Stop Shaming Women Who Say George H.W. Bush Assaulted Them

As of this writing, two women have stepped forward to accuse former president George H.W. Bush of groping them. And, as with any public accusation of harassment made by a woman against a man, some observers are reacting defensively — that's to say, defending the senior Bush. Although even his office admits that H.W. did touch women's rear ends in a "good-natured manner," people are still finding a way to blame the victims.

Take NBC anchor Andrew Mitchell, for example, who wrote on Twitter: "Mrs Bush was at his side. He is in a wheelchair with Parkinson's syndrome. Really? Someone should be ashamed and it isn't '41."

The two actresses who spoke out about being groped, Heather Lind and Jordana Grolnick, both claimed that H.W. told them a "dirty joke" and touched them inappropriately in public. “They warned us, he gets pretty handsy,” Emma Sohlberg, who says she witnessed Grolnick's experience, told HuffPost.

It's difficult to defend the actions of a man who openly admits to sexually harassing women, whether with "good nature" or otherwise. Yet, both before and after George H.W apologized, NBC's Mitchell and others suggested that the women making the accusations were at fault. (The ex-president's office said in a statement: “At age 93, President Bush has been confined to a wheelchair for roughly five years, so his arm falls on the lower waist of people with whom he takes pictures. To try to put people at ease, the president routinely tells the same joke — and on occasion, he has patted women’s rears in what he intended to be a good-natured manner. Some have seen it as innocent; others clearly view it as inappropriate. To anyone he has offended, President Bush apologizes most sincerely.”)

Those defending George H.W. Bush cite several reasons why the women involved, and not George H.W., are at fault. Primarily, as H.W. alluded to in his statement, the fact that the former president is in a wheelchair and has a form of Parkinson's disease. Other observers also cite his wife standing beside him during at least one instance when the touching occurred, the fact that a side effect of Parkinson's can be hyper-sexualized behavior, or that H.W. is in his 90s and is a respected former president.

And, of course, there's the common refrain that women who accuse men of sexual misconduct are just "looking for attention."

Sadly, it's not news that many people prefer not to believe women when they speak out about being assaulted. What is surprising is that even though George H.W. Bush openly agrees that he groped women, his supporters continue to attack those women.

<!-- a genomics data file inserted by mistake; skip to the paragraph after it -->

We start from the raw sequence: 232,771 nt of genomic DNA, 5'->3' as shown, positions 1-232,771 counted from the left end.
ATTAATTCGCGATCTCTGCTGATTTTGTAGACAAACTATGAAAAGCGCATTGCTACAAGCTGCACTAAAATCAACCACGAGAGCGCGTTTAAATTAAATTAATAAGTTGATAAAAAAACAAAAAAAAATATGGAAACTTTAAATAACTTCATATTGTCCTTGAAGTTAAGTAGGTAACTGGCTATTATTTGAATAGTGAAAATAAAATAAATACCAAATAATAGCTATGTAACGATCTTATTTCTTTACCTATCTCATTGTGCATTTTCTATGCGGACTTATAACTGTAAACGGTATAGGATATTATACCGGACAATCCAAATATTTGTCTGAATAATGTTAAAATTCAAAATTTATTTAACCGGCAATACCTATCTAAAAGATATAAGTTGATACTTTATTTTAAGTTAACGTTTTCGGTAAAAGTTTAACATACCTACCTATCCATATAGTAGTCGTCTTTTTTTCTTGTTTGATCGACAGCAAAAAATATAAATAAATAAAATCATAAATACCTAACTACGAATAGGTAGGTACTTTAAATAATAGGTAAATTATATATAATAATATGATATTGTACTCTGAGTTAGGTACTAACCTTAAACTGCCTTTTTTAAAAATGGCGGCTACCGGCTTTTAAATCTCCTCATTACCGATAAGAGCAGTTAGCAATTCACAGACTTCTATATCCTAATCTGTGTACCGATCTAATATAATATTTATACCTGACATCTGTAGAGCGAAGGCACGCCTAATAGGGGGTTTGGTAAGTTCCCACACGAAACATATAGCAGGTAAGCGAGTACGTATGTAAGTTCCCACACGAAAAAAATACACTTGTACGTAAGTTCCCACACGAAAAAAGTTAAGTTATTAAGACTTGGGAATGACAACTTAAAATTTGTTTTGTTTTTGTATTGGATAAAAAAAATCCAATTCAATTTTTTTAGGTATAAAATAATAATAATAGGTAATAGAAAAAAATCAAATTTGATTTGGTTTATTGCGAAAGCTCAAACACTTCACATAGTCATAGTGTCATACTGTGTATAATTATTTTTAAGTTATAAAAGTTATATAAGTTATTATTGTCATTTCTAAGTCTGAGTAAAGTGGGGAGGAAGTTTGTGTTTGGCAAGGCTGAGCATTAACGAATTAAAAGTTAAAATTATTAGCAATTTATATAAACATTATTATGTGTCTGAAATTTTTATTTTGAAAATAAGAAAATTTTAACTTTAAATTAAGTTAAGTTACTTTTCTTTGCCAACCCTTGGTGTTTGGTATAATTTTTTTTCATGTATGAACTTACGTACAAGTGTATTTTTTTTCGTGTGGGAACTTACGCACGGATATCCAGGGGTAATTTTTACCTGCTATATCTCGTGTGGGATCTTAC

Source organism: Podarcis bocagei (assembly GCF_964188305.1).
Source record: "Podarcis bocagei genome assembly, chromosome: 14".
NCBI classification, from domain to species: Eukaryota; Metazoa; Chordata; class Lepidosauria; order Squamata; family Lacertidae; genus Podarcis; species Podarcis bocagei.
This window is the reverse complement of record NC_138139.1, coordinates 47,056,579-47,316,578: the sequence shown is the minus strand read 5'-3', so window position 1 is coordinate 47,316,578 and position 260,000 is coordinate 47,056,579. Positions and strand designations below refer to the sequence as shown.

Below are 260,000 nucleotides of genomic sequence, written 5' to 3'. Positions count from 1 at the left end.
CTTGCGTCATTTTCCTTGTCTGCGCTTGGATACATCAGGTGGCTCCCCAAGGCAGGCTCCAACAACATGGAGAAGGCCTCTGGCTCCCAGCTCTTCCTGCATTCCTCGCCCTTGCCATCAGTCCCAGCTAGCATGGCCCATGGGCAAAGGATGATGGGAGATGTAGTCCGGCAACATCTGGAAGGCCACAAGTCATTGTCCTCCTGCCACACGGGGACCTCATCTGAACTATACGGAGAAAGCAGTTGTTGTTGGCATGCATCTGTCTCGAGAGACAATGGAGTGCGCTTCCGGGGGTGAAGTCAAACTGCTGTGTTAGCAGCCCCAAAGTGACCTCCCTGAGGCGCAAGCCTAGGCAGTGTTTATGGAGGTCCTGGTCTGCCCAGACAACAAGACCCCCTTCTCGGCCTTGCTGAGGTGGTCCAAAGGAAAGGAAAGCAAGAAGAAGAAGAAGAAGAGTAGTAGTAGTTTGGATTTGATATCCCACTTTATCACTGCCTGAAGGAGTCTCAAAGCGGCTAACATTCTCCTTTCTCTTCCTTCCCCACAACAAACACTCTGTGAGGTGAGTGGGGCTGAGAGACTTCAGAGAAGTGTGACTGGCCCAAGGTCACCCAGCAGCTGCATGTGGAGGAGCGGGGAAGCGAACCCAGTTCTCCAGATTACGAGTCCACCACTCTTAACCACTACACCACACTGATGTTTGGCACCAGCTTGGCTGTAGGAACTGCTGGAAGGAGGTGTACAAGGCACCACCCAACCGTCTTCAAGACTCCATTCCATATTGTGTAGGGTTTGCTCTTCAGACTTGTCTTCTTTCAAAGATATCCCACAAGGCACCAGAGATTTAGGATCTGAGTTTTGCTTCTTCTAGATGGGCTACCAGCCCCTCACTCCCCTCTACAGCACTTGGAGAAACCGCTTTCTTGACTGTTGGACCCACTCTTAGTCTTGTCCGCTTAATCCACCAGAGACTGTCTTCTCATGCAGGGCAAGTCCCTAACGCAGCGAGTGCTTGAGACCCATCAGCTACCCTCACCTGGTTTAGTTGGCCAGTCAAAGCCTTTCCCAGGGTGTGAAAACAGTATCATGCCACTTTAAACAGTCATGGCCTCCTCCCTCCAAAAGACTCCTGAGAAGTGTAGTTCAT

I can't believe I have to say this again, but here we go: There is no excuse for sexually harassing or assaulting a woman, ever. When we make excuses for the men who engage in this predatory and illegal behavior, we perpetrate a culture that permits sexual assault without consequence. When we don't believe women, we implicitly prevent other women from speaking out about their experiences of being assaulted.

Yes, George H.W. is old; yes, he has a form of Parkinson's; yes, he is in a wheelchair. However, unless we consider George H.W. unable to control his own behaviors, he must be held accountable for every instance of sexual harassment. You can speculate about "hyper-sexuality" and side effects of medications, not to mention H.W. just being "old," but I'll say it again: There is no excuse for sexual misconduct. There is no reason it can be shrugged off.

This is not about George H.W. Bush. It's about the legions of women who have bravely spoken up about being assaulted and had their stories torn into, their reputations dragged through the mud, their motives questioned.

Yes, Bush Sr. admitted that he groped women, but plenty of men who have been accused of sexual misconduct have denied it — don't forget that Bill Cosby is still a free man, and that the longtime allegations against him didn't have any impact on his career until 2014 — and plenty of women have not been believed, thanks to a culture and a legal system that is weighed against the victim. Each time we excuse away behavior like Bush's, we make life easier for the men in power who abuse women sexually, and we make life more unbearable for their victims.